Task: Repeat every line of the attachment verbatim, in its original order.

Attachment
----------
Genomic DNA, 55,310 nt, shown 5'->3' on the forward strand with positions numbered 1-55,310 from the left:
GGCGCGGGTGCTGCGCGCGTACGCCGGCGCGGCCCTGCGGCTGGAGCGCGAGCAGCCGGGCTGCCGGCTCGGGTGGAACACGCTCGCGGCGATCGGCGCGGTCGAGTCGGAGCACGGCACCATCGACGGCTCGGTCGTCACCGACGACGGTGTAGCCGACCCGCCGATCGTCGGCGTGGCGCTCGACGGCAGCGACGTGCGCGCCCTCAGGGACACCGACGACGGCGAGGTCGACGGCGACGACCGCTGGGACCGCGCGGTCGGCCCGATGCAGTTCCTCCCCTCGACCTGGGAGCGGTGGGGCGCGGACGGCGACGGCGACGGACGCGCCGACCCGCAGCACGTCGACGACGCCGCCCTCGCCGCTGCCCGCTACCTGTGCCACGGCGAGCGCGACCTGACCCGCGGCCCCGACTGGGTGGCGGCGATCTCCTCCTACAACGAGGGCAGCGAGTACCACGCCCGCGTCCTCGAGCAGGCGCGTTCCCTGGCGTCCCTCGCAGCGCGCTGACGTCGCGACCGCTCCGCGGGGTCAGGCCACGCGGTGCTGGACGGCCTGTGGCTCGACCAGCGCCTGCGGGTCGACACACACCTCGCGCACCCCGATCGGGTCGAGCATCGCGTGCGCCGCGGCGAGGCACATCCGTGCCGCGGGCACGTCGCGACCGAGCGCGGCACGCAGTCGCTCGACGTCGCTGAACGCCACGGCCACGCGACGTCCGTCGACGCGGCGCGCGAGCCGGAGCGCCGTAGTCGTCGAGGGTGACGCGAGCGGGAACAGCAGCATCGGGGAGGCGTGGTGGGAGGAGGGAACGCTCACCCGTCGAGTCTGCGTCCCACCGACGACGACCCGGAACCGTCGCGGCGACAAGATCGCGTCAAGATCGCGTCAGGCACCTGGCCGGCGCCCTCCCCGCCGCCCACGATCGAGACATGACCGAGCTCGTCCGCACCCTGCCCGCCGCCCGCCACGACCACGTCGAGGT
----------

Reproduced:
Genomic DNA, 55,310 nt, shown 5'->3' on the forward strand with positions numbered 1-55,310 from the left:
GGCGCGGGTGCTGCGCGCGTACGCCGGCGCGGCCCTGCGGCTGGAGCGCGAGCAGCCGGGCTGCCGGCTCGGGTGGAACACGCTCGCGGCGATCGGCGCGGTCGAGTCGGAGCACGGCACCATCGACGGCTCGGTCGTCACCGACGACGGTGTAGCCGACCCGCCGATCGTCGGCGTGGCGCTCGACGGCAGCGACGTGCGCGCCCTCAGGGACACCGACGACGGCGAGGTCGACGGCGACGACCGCTGGGACCGCGCGGTCGGCCCGATGCAGTTCCTCCCCTCGACCTGGGAGCGGTGGGGCGCGGACGGCGACGGCGACGGACGCGCCGACCCGCAGCACGTCGACGACGCCGCCCTCGCCGCTGCCCGCTACCTGTGCCACGGCGAGCGCGACCTGACCCGCGGCCCCGACTGGGTGGCGGCGATCTCCTCCTACAACGAGGGCAGCGAGTACCACGCCCGCGTCCTCGAGCAGGCGCGTTCCCTGGCGTCCCTCGCAGCGCGCTGACGTCGCGACCGCTCCGCGGGGTCAGGCCACGCGGTGCTGGACGGCCTGTGGCTCGACCAGCGCCTGCGGGTCGACACACACCTCGCGCACCCCGATCGGGTCGAGCATCGCGTGCGCCGCGGCGAGGCACATCCGTGCCGCGGGCACGTCGCGACCGAGCGCGGCACGCAGTCGCTCGACGTCGCTGAACGCCACGGCCACGCGACGTCCGTCGACGCGGCGCGCGAGCCGGAGCGCCGTAGTCGTCGAGGGTGACGCGAGCGGGAACAGCAGCATCGGGGAGGCGTGGTGGGAGGAGGGAACGCTCACCCGTCGAGTCTGCGTCCCACCGACGACGACCCGGAACCGTCGCGGCGACAAGATCGCGTCAAGATCGCGTCAGGCACCTGGCCGGCGCCCTCCCCGCCGCCCACGATCGAGACATGACCGAGCTCGTCCGCACCCTGCCCGCCGCCCGCCACGACCACGTCGAGGT